Here Comes the Sun (or Moon)

(Editor’s Note: We’ve been meaning to do a Noob and Sons podcast on Pokemon since our old one got lost in a shuffle of computers. The crazy part is that it was Episode 2, just like the Episode 2 of 2 Guys Gaming with special guest Kevin was lost. But, we recorded yesterday and it should be live tomorrow.)

I haven’t seriously played a Pokemon game since Diamond. I’ve told that story enough times and repeated it in the podcast, so I won’t tell again how love is allowing your child to delete your Pokemon save game data with a legendary Pokemon on it. Oops, I suppose I just did. That’s okay, though, because Liam returned the love, took care of me, and he captured Dialga again. I guess we can call it even. I will put him back in the will.

Congratulations, Son. You get all of my nothing! And more! Or, maybe less!

He’s the single reason that I’m even playing this Pokemon game after so many years. I mentioned that I was excited about Sun and Moon and that I might want to pick up one of the games. I asked him which one he wanted and he told me Moon, so I settled on the fact that if I was going to get one, it would be Sun. I still wasn’t positive that I’d actually go through with it. Then, we started kicking around the ideas that we would reboot the podcast, ultimately for the new year. Also, Liam got Moon and he made the comment that if people want to get into or get back into Pokemon, this is a good time to do that.

I’ll let him tell you why in his own words in the podcast, but I will give you my perspective now. Having not played Pokemon for a few generations, this wasn’t geared as much to me, but there is an extensive tutorial mode in the game. Thankfully, Game Freak and Nintendo have done what Nintendo usually does and weaved the tutorial into the introduction story. That is the part of the game that I found most interesting. I both appreciated the story–always a welcome addition to any game, in my opinion–and I was surprised to see so many new and different (to me at least) Pokemon during that introduction. I still have no idea what they are or what they do, but I know that they exist and that’s enough in a world where “you gotta catch ’em all”.

So, the short version of it is this. If you’ve never played Pokemon before, you are given an extensive tutorial to familiarize yourself with the controls of the game. If you haven’t played in a while but still remember the ins and outs of the game, the tutorial is story driven enough that you won’t be (too) bored by having to run through things that you already know. Plus, some of the new Pokemon are eye catching enough that they will keep you moving through the sometimes tedious exercise. If you are an experienced player, like Liam, there isn’t much here to keep you engaged. You basically just have to power through it or hold on to the story to anchor you as you plow your way into the heart of the game.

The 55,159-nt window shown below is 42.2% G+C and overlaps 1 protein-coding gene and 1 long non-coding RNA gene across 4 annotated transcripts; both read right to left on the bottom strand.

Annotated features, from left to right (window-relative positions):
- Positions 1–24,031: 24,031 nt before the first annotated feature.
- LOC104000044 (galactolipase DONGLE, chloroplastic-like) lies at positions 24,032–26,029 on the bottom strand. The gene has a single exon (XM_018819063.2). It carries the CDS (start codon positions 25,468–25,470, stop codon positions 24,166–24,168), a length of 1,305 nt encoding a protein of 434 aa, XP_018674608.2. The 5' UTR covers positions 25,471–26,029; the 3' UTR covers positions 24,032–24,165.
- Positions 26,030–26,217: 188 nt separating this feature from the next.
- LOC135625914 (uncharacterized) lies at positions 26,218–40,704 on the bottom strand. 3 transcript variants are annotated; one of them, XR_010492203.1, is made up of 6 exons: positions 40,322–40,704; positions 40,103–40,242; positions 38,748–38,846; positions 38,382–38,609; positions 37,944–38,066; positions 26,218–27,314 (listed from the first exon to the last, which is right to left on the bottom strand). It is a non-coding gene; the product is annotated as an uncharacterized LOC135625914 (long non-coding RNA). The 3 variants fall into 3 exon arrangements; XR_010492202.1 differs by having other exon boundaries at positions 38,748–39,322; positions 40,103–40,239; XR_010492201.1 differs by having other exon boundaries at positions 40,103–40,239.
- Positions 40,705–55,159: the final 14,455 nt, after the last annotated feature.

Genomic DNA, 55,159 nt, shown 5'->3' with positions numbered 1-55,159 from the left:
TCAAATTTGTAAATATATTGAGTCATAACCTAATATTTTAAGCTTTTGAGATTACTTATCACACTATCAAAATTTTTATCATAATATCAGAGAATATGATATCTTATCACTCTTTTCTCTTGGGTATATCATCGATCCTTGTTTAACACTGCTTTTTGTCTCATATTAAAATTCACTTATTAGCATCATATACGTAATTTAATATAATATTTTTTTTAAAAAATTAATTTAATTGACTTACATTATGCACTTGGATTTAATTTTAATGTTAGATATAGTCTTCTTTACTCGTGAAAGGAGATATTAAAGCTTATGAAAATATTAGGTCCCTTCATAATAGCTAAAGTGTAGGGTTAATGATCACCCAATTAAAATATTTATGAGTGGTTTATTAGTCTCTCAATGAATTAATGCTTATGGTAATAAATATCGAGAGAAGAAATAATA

At least they now have the technology in the games so they don’t have this interaction anymore. Professor. I’ve know you your whole life. Also, the professor: See above.

As for the rest of the game, I assume that it is mostly just more of the same with regards to Pokemon. I can’t say for sure because I haven’t played beyond the tutorial yet. However, other than adding color when that technology became available to their handhelds and continually adding new Pokemon to the games, not much has changed since the first game. One of the more recent advances, that has come as a result of the DS touch screen technology is that the moves can be operated by using the touch screen. I know that it seems like a small improvement, and it is, but it makes battling much more intuitive. If, when they finally implement trainer battles in Pokemon Go, they use the same technology on the phone, it will go a long way to bringing players back to that game.

I mentioned color in the previous paragraph. Not only has color made the game prettier, as it has with most games, but the moves list is also color coded. Along with the ability to use the touch screen to select moves, color coding them allows you to better match up against resistance and weakness because you can recognize the type of move by using its identifying color. Again, a minor improvement, but one that has a fairly big pay off. That’s only counting the normal campaign mode. It might be even more helpful when battling against other people. Quickness isn’t a prerequisite for Pokemon battles. Still, any advantage is one that is worth exploring and exploiting, if possible.

Did I seriously just say any advantage is worth exploring and exploiting? I think I might need to take a break from watching competitive Hearthstone streams. It’s affecting me in weird ways.

In closing, I can’t wait to play some more of the game. It is classic Pokemon gameplay and story with just enough updated to make it feel fresh and new. Pokemon hasn’t quite reached the pantheon of “need to buy that new console just because they’ve released a new game” like Mario, Zelda, and Metroid, but I might now be convinced to buy the new Pokemon games as they are released. This game has also inspired me to take a look back at some of the Pokemon games of the past.

I’ve loaded up Pokemon Red a few times because Liam and I had the idea to either do a stream or a Youtube series walking through the game. I realize that we are probably a bit behind the times since Twitch Plays Pokemon made the game popular 3 years ago, but that’s nothing new for us. We mostly just play the games that we like and put out content that we’d enjoy. Hopefully it ends up being something that you all enjoy, too.

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